CONESUS – An unusually large patch of blue green algae floating on the North Shore of Conesus Lake has made many lakeside residents turn up their noses to the water for the past two weeks. According to the Livingston County Department of Health, who issued a public warning about the algae on August 19, the raft of tiny bluish-green plants is home to a special strain of bacteria that release toxins as the plants inevitably die.
The algae is a part of the lake’s normal ecosystem, Department of Environmental Health officials said, but cause problems when the right environmental factors make patches of it grow to abnormal size. Sunlight, temperature, wind disturbance, and nutrient quality all affect the size of annual algae patches.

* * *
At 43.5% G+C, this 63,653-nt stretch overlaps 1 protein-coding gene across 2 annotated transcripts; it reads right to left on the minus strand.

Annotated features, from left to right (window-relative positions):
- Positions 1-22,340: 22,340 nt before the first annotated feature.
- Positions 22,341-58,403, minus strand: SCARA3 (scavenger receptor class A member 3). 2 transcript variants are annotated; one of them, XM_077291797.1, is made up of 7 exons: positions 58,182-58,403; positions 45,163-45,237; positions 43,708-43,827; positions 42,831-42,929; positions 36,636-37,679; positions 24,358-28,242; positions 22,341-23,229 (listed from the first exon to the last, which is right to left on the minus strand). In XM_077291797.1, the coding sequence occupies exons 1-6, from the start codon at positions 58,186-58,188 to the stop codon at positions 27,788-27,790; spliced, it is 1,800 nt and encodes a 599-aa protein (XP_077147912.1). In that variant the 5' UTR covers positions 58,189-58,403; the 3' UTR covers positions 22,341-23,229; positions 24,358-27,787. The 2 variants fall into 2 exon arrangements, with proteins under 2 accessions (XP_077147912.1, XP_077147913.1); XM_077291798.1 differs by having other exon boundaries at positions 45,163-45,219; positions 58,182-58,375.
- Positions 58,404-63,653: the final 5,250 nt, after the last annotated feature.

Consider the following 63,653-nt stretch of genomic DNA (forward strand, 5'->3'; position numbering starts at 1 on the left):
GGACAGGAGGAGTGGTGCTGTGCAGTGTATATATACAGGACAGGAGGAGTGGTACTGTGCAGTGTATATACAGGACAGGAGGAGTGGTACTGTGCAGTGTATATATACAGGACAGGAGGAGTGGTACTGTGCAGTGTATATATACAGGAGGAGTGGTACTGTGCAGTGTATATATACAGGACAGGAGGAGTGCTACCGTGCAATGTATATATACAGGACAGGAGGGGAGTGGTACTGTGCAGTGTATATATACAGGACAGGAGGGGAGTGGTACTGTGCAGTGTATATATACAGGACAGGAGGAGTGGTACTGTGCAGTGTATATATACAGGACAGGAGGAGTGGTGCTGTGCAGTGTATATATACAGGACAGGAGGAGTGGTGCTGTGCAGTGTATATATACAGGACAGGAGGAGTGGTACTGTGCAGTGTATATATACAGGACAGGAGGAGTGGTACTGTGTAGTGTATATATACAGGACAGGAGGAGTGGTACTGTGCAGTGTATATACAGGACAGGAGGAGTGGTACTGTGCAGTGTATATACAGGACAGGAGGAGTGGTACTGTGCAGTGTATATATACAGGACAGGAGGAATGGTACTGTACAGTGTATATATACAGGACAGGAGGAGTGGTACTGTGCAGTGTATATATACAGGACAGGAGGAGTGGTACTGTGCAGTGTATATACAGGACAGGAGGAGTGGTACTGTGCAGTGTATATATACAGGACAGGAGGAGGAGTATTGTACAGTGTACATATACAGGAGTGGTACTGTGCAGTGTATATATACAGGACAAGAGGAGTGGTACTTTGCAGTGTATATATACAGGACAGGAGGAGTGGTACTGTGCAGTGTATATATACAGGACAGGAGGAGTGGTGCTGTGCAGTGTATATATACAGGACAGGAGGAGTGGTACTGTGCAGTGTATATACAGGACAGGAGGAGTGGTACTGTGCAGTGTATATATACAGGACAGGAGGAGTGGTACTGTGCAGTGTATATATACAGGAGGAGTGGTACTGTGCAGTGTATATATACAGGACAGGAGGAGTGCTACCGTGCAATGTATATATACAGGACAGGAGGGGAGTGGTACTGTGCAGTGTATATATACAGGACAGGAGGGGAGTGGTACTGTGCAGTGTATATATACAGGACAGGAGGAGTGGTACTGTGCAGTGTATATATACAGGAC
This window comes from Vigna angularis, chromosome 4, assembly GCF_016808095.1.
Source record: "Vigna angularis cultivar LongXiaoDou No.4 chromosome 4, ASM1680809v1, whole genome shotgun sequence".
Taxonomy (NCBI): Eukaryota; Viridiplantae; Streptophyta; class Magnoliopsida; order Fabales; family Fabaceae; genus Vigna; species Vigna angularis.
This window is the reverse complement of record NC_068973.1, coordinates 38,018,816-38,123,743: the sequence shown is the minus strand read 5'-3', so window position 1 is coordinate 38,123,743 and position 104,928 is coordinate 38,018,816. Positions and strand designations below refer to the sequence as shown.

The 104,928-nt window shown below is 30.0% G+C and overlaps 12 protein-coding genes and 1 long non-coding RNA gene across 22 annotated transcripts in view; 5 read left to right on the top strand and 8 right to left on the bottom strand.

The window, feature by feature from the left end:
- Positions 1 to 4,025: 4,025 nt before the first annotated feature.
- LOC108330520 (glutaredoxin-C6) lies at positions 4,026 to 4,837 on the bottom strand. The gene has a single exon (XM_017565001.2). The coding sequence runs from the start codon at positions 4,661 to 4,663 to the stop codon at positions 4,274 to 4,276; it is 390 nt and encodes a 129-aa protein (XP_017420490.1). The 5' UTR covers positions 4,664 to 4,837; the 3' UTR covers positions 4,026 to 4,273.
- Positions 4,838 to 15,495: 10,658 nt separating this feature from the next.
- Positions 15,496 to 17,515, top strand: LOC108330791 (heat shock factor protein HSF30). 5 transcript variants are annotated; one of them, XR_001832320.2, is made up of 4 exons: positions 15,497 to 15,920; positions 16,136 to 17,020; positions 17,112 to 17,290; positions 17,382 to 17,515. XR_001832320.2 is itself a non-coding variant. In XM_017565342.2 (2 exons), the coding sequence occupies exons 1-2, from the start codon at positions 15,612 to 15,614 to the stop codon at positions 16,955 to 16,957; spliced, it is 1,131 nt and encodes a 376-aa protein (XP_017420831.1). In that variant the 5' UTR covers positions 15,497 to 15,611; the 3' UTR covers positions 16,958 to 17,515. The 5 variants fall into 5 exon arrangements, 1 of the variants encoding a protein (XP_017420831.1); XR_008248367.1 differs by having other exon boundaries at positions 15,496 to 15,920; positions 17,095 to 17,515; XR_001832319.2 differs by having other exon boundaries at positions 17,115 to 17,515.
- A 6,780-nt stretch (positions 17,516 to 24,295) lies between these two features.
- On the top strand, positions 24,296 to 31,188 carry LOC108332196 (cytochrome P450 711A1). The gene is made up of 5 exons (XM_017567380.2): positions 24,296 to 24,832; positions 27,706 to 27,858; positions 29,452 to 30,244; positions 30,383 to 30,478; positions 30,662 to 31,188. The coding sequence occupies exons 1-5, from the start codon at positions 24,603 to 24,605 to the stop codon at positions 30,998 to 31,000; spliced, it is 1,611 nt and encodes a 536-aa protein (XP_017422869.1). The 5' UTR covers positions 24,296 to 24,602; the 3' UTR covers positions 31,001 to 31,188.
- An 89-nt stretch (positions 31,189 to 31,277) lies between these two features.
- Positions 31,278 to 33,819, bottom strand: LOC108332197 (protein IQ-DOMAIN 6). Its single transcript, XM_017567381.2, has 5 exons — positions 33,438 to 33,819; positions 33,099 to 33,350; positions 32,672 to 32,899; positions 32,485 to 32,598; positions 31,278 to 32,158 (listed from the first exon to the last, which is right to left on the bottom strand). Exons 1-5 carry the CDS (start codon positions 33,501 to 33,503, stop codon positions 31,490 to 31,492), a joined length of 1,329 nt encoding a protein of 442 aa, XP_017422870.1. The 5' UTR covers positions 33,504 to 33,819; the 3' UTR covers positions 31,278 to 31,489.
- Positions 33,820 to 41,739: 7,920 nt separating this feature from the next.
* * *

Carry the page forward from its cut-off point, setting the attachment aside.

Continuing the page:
“The wind is a day-to-day thing,” said Mark Grovanz, Director of the Environmental Health for the Health Department, “some days it’s windy and some days not. But fertilizers do get into the lake from runoff. Even grass clippings from lawns in the watershed can have enough fertilizer on them to affect the lake, and the watershed for Conesus is quite large.”
The Health Department confirmed it is currently testing the lake for toxins several times a week. In their notice to residents, the Health Department made it clear that it is safe to swim or play in water that is not green with algae, and that local drinking water supplies have not been affected. However, they do not advise that people or pets drink or play in water that is green with algae.
“The dying algae contain cynobacteria, which are a skin irritant,” added Grovanz. “Cynobacteria can release toxins that cause rashes and welts with repeated contact.”
The Health Department advises that if contact with algae does occur, simply wash the plant material off with soap and water.